I plan to do the story at Cambodia’s prahok-making hub, Phsar Prahok village on the banks of the Sanke river near Battambang, where hundreds of tons of freshwater fish are bought and sold each year.

We have actually found several of our regular writers via Twitter—when they’re tweeting interesting stuff about their work and observations of life where they are living, it makes us pay attention and wonder whether we could tap into their knowledge.

What doesn’t make a good pitch (i.e. things that freelancers do that would never fly for the site)?

Please don’t tell me: “I’m travelling to Cambodia next month, please let me know if you’d like any stories from there?”

And don’t promise something you can’t deliver. If you say you’ll get a story in by January 31, get it in by January 31. (And don’t send your invoice with your story, either. It’s annoying.)

Similarly, what are the most common mistakes made by freelancers when pitching?

With features, writers often simply don’t really pitch. They might say how wonderful they are and how long they’ve been in the region, but they don’t really offer to provide specific stories with sharp angles. It’s all about the angle. I need to know more than you’re going rock-climbing in Thailand. Big deal!

With a general job application, the most common mistake is not addressing our criteria, which are clearly listed on our site here.

Don’t ask how many hours we expect you to work on the research/feature. That’s like asking how long a piece of string is. We can give you tips on what to look for when reviewing hotels, restaurants, or sites, but how long that takes and how you do it is completely up to you. And if you are looking for a good hourly rate of pay, well, travel writing may not be the career for you.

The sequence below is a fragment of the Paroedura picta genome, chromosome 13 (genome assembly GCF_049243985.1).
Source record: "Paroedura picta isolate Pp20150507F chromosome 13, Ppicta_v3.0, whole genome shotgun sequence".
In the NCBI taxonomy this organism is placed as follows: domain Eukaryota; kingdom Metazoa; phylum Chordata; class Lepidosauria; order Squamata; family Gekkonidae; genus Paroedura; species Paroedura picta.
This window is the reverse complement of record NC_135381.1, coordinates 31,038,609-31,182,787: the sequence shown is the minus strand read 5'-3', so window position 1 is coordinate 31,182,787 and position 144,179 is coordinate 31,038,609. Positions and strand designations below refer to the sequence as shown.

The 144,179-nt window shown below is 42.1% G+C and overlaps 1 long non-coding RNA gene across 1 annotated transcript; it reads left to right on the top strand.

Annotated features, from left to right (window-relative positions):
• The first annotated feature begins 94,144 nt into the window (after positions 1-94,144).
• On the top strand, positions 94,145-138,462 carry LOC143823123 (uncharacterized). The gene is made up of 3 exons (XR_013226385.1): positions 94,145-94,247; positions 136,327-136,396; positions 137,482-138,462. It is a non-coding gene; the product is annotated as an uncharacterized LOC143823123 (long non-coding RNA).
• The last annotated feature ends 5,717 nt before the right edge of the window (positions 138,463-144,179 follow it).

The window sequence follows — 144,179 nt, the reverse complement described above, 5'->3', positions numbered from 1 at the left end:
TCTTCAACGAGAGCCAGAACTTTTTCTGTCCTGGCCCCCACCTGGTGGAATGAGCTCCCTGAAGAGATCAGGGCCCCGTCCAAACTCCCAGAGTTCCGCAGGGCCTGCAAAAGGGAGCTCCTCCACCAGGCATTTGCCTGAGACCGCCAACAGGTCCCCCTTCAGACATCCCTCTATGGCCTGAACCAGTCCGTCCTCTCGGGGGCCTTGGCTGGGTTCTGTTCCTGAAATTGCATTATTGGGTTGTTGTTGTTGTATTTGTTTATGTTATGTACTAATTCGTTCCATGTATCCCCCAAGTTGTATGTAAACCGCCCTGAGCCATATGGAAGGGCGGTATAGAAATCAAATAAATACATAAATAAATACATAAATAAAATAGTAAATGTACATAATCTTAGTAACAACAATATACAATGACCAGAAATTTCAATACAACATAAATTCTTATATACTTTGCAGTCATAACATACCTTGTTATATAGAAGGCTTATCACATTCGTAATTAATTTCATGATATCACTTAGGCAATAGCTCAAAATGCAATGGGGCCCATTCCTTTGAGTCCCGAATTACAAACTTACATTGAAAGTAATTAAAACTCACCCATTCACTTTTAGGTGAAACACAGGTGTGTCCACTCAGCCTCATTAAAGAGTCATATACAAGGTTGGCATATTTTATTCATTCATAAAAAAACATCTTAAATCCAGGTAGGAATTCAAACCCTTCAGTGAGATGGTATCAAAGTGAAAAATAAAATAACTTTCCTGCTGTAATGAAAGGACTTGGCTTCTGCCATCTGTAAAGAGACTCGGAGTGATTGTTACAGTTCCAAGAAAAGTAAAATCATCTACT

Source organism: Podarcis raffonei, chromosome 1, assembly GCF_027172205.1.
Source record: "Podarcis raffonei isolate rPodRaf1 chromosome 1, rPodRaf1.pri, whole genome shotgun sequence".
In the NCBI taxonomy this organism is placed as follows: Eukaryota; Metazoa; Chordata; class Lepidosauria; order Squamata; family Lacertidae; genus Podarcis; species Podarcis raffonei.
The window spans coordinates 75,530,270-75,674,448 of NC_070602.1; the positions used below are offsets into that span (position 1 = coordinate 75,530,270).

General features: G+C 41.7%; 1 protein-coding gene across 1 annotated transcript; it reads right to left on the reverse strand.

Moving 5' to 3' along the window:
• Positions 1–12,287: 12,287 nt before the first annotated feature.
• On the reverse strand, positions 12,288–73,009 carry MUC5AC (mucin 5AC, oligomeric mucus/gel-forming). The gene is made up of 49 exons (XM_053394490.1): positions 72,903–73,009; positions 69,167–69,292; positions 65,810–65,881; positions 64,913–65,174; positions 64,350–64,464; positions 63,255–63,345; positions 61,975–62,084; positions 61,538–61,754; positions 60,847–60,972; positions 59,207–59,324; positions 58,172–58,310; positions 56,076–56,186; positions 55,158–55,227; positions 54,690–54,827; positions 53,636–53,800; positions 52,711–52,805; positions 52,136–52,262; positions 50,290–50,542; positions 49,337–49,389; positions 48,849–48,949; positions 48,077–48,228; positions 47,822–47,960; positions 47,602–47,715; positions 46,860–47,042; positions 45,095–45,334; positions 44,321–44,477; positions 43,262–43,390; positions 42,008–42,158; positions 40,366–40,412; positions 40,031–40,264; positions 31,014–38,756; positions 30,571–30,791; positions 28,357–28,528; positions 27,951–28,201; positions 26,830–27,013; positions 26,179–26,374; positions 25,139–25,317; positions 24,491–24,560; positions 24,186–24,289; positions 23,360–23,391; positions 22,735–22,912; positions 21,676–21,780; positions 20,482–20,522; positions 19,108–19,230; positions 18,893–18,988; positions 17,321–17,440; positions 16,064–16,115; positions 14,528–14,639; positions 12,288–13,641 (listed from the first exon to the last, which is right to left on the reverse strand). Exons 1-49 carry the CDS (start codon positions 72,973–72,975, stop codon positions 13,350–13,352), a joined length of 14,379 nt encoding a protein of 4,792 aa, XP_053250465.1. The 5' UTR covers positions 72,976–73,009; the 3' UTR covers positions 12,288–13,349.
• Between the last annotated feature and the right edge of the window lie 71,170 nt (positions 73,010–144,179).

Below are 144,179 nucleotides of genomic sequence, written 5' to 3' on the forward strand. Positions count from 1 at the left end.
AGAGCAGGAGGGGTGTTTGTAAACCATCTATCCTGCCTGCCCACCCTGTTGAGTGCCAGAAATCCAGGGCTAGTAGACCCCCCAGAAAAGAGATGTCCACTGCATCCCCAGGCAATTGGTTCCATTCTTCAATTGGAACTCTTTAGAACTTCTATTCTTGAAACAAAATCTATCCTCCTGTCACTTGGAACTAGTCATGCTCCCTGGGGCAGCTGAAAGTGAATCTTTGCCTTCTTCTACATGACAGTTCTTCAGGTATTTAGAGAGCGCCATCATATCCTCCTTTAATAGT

Where should pitches be sent?

Pitch directly to me:

But we do have a very full plate. Generally, if a pitch is really good and what we are after—for instance at the moment we’re looking for someone to research/blog for us in Luang Prabang—then I’d get back to you within minutes. If you don’t hear from me quickly, the news probably isn’t good. But I do keep CVs on file.

What sets apart from other travel sites? Is there anything in particular about the site’s background that would be important for freelancers to keep in mind before pitching?

What sets us apart is something that’s not necessarily good news for some writers: we don’t allow our writers to accept freebies. Not even a free drink. We think accepting freebies undermines our credibility.

The upside is: We’re a very credible site. Travellers—and other travel writers—really do use us. We have excellent writers who work really hard on the ground to provide trustworthy information. We really want passionate writers who write—and write honestly—because they want other travellers to have a fantastic time in Southeast Asia.

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    1 Comment